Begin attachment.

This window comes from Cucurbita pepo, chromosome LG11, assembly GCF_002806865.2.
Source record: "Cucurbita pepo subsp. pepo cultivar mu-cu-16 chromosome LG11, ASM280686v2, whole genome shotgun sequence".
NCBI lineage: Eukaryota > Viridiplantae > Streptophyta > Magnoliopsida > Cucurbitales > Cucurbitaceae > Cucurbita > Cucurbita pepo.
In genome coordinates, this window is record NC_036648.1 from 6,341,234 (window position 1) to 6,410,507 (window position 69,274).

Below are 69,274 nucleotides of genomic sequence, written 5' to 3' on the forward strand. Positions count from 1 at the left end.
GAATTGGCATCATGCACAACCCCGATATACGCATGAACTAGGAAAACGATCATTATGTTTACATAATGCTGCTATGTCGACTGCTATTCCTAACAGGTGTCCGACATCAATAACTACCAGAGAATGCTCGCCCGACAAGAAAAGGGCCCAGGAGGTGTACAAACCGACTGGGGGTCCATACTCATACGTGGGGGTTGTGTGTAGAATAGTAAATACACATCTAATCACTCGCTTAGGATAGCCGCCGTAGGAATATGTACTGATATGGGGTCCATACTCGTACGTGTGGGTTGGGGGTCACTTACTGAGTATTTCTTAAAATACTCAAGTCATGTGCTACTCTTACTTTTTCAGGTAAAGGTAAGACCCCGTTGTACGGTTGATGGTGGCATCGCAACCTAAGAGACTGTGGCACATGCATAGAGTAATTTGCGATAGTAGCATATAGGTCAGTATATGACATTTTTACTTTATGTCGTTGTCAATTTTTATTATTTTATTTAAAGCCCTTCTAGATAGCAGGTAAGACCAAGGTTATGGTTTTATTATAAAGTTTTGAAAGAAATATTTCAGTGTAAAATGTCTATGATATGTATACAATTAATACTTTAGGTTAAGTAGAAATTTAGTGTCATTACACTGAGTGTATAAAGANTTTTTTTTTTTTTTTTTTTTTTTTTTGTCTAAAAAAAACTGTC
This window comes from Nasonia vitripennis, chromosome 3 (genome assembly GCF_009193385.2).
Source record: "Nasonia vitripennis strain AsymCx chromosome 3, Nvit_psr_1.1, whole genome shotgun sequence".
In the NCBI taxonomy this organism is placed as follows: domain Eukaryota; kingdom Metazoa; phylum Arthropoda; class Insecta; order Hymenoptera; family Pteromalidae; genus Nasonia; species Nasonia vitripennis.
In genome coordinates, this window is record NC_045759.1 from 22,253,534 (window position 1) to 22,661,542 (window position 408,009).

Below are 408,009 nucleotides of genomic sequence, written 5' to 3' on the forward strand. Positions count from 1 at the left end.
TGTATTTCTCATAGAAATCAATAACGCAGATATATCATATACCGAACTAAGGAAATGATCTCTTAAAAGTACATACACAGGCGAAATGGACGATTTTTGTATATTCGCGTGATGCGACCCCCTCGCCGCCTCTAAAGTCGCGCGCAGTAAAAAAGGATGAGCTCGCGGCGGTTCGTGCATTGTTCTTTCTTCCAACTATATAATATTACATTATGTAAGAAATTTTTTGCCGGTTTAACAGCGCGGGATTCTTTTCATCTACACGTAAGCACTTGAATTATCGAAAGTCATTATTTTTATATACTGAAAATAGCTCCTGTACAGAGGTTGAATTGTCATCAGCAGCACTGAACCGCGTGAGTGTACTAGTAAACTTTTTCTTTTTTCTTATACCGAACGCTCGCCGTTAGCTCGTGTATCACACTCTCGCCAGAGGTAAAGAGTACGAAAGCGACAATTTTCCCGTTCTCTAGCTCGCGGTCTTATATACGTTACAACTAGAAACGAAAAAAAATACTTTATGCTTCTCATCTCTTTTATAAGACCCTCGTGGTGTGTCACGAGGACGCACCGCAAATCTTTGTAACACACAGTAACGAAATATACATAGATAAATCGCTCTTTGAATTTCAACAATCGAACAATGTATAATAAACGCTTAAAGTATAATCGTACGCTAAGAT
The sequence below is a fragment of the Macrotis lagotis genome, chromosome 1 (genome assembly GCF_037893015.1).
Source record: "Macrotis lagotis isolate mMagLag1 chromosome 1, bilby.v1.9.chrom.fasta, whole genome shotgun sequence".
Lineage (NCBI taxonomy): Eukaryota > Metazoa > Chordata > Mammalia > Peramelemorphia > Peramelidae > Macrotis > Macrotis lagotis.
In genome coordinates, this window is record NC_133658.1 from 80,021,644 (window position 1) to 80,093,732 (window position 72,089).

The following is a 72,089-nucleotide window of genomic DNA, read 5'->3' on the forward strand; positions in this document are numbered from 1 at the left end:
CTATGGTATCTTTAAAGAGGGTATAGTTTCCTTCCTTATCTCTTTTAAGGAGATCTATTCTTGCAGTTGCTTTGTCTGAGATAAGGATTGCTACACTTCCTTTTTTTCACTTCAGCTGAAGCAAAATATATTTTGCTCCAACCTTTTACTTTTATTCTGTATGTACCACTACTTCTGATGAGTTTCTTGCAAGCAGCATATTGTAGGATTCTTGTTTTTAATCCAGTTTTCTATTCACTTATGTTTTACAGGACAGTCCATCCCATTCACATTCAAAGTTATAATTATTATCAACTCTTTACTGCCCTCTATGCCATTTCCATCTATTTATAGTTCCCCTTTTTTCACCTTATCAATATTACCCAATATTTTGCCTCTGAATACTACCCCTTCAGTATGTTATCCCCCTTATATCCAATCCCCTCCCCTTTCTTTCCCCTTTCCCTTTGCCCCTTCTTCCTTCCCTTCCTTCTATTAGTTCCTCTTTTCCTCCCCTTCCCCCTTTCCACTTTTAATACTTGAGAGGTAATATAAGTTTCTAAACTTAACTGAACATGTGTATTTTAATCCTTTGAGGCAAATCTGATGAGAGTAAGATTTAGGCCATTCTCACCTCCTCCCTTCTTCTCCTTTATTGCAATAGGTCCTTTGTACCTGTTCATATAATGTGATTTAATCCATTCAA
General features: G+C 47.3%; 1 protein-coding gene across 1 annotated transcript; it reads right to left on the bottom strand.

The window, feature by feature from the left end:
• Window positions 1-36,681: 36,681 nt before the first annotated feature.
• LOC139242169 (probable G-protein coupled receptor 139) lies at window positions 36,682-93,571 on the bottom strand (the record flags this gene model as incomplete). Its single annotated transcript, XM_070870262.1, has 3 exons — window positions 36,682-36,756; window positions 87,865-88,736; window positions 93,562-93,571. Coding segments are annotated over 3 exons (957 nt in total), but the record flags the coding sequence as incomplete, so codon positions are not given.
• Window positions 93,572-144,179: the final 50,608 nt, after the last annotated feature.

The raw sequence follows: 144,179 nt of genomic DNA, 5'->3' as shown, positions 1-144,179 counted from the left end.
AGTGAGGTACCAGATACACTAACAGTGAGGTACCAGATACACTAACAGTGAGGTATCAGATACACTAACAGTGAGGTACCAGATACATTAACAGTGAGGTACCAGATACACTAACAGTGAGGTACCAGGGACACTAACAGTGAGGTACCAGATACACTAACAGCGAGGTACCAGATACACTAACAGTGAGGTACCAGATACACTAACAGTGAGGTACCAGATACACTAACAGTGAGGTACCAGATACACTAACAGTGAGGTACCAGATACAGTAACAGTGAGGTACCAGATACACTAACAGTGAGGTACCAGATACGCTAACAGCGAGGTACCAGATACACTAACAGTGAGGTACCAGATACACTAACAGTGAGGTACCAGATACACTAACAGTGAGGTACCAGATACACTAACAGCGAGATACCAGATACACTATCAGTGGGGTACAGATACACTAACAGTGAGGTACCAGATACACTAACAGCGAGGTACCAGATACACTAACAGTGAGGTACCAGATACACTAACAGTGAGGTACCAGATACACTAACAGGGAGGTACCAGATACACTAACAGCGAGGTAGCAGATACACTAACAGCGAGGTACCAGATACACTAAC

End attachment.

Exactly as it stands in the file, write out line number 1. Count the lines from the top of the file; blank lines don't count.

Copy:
This window comes from Cucurbita pepo, chromosome LG11, assembly GCF_002806865.2.